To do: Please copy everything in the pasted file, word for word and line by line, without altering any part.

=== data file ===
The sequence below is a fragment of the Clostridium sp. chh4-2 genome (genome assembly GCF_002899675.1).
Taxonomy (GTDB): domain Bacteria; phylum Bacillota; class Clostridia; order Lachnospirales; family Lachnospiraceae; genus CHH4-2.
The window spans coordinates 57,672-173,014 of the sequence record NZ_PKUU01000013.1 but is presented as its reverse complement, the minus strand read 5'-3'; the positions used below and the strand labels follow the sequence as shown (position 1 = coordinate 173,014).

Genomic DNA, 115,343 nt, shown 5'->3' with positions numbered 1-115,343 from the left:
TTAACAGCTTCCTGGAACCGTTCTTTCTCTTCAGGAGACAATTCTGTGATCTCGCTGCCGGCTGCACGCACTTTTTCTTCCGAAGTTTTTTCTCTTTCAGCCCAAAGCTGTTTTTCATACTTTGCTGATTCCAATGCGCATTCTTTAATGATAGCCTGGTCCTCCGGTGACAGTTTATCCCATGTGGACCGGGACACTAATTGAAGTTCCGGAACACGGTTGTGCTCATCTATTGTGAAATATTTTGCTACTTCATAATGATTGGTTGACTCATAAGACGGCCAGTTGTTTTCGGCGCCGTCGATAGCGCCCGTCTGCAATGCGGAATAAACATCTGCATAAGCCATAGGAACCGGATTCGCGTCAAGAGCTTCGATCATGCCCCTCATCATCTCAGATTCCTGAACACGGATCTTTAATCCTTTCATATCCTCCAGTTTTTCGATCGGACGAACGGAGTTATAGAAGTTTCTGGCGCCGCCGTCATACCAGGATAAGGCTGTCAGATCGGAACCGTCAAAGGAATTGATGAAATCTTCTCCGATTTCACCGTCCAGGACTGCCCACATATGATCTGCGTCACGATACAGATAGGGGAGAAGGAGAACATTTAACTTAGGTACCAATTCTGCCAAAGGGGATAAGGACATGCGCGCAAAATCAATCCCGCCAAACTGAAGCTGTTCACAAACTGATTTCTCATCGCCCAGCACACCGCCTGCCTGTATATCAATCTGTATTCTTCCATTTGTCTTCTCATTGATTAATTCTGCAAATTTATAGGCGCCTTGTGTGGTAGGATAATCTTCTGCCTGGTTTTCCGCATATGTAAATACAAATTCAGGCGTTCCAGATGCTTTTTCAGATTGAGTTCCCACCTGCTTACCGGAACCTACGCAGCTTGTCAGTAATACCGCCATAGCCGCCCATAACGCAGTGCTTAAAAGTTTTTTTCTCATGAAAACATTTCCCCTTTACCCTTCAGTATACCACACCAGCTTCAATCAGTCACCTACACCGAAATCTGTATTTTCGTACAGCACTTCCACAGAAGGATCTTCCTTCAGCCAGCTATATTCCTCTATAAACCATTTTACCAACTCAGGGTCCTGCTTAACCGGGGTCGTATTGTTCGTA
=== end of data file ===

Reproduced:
The sequence below is a fragment of the Clostridium sp. chh4-2 genome (genome assembly GCF_002899675.1).
Taxonomy (GTDB): domain Bacteria; phylum Bacillota; class Clostridia; order Lachnospirales; family Lachnospiraceae; genus CHH4-2.
The window spans coordinates 57,672-173,014 of the sequence record NZ_PKUU01000013.1 but is presented as its reverse complement, the minus strand read 5'-3'; the positions used below and the strand labels follow the sequence as shown (position 1 = coordinate 173,014).

Genomic DNA, 115,343 nt, shown 5'->3' with positions numbered 1-115,343 from the left:
TTAACAGCTTCCTGGAACCGTTCTTTCTCTTCAGGAGACAATTCTGTGATCTCGCTGCCGGCTGCACGCACTTTTTCTTCCGAAGTTTTTTCTCTTTCAGCCCAAAGCTGTTTTTCATACTTTGCTGATTCCAATGCGCATTCTTTAATGATAGCCTGGTCCTCCGGTGACAGTTTATCCCATGTGGACCGGGACACTAATTGAAGTTCCGGAACACGGTTGTGCTCATCTATTGTGAAATATTTTGCTACTTCATAATGATTGGTTGACTCATAAGACGGCCAGTTGTTTTCGGCGCCGTCGATAGCGCCCGTCTGCAATGCGGAATAAACATCTGCATAAGCCATAGGAACCGGATTCGCGTCAAGAGCTTCGATCATGCCCCTCATCATCTCAGATTCCTGAACACGGATCTTTAATCCTTTCATATCCTCCAGTTTTTCGATCGGACGAACGGAGTTATAGAAGTTTCTGGCGCCGCCGTCATACCAGGATAAGGCTGTCAGATCGGAACCGTCAAAGGAATTGATGAAATCTTCTCCGATTTCACCGTCCAGGACTGCCCACATATGATCTGCGTCACGATACAGATAGGGGAGAAGGAGAACATTTAACTTAGGTACCAATTCTGCCAAAGGGGATAAGGACATGCGCGCAAAATCAATCCCGCCAAACTGAAGCTGTTCACAAACTGATTTCTCATCGCCCAGCACACCGCCTGCCTGTATATCAATCTGTATTCTTCCATTTGTCTTCTCATTGATTAATTCTGCAAATTTATAGGCGCCTTGTGTGGTAGGATAATCTTCTGCCTGGTTTTCCGCATATGTAAATACAAATTCAGGCGTTCCAGATGCTTTTTCAGATTGAGTTCCCACCTGCTTACCGGAACCTACGCAGCTTGTCAGTAATACCGCCATAGCCGCCCATAACGCAGTGCTTAAAAGTTTTTTTCTCATGAAAACATTTCCCCTTTACCCTTCAGTATACCACACCAGCTTCAATCAGTCACCTACACCGAAATCTGTATTTTCGTACAGCACTTCCACAGAAGGATCTTCCTTCAGCCAGCTATATTCCTCTATAAACCATTTTACCAACTCAGGGTCCTGCTTAACCGGGGTCGTATTGTTCGTA